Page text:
Following its record medal haul in London, is Team GB likely to win even more in Rio?

Tim Lamb

I don’t think there’s any question that we can improve on our London 2012 medal tally in Rio 2016. But there’s a pathway to elite success. To build on our performance in London, we need to put several things in place. First, school sport must be strong. That means having teachers with proper PE training to bring out the best in our children. Without the confidence to do the basics, children won’t be able to turn their hands to the more complicated techniques of sport. Then we have to invest in our community clubs so that the coaches and facilities, which all athletes have access to, are the very best we can afford. We then have to make sure that the links between our schools and our clubs are seamless – so that no one falls between the cracks. Finally, our talent identification, and our investment in that talent, has to stay focused. This is the recipe if Team GB is to go nuts in Brazil.

Tim Lamb is chief executive of the Sports and Recreation Alliance.

Stefania Lovo

Team GB has been improving its performance in the Olympic Games since Atlanta 1996. But part of this year’s remarkable success is attributable to a home advantage. I tried to predict the number of medals Britain would win in London, but overestimated its performance by a significant margin. My prediction considered a host premium, based on data from the last six Olympic Games, which tends to give host nations a 40 per cent increase in medals won. The host premium enjoyed by Team GB has been smaller and is highly unlikely to be retained at the Rio 2016 Games. The last seven Games show that only two host countries – Spain and South Korea – have been able to sustain their medal haul at the next Olympics. A particularly remarkable example of the failure to maintain momentum is that of Greece, which went from 16 medals in Athens 2004 to only four in the following Beijing Games.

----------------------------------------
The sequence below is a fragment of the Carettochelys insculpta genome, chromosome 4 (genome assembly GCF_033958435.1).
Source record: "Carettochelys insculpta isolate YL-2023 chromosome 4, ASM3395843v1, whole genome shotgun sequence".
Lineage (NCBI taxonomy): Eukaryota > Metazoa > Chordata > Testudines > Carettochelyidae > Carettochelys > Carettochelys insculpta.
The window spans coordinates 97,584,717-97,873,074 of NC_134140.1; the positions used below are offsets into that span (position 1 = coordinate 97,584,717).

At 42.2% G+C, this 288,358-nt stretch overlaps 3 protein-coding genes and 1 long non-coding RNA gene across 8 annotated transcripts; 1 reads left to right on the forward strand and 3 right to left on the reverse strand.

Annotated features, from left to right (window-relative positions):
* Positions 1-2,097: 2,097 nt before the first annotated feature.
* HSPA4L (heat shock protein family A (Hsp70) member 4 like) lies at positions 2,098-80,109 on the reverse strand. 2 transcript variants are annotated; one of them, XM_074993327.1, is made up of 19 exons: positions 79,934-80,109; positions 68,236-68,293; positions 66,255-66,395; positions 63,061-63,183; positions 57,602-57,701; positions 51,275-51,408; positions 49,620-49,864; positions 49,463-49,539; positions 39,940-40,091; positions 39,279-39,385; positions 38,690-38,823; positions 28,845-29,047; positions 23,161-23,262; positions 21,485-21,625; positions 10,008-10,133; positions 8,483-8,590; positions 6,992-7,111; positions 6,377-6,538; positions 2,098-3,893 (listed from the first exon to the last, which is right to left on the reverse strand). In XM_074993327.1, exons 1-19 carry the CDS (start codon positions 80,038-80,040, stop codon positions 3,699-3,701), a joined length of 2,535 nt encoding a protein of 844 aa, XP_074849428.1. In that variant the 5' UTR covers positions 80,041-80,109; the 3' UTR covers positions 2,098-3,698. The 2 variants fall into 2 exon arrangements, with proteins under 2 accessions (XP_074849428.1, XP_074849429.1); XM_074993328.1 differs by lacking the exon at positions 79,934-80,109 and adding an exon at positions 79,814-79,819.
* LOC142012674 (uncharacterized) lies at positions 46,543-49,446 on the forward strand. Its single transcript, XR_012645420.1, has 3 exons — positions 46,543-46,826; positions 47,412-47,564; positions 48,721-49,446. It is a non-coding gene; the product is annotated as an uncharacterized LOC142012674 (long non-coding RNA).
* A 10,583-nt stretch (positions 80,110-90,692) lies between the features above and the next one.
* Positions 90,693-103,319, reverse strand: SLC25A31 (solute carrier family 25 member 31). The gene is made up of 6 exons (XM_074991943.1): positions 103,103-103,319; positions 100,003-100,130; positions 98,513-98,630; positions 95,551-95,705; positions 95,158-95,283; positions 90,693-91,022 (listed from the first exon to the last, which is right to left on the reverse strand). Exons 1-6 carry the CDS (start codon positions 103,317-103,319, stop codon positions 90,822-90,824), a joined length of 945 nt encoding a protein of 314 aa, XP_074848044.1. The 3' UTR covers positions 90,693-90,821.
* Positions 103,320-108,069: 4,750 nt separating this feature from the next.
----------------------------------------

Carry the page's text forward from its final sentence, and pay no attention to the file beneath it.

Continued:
Stefania Lovo is an econometrician at the Legatum Institute.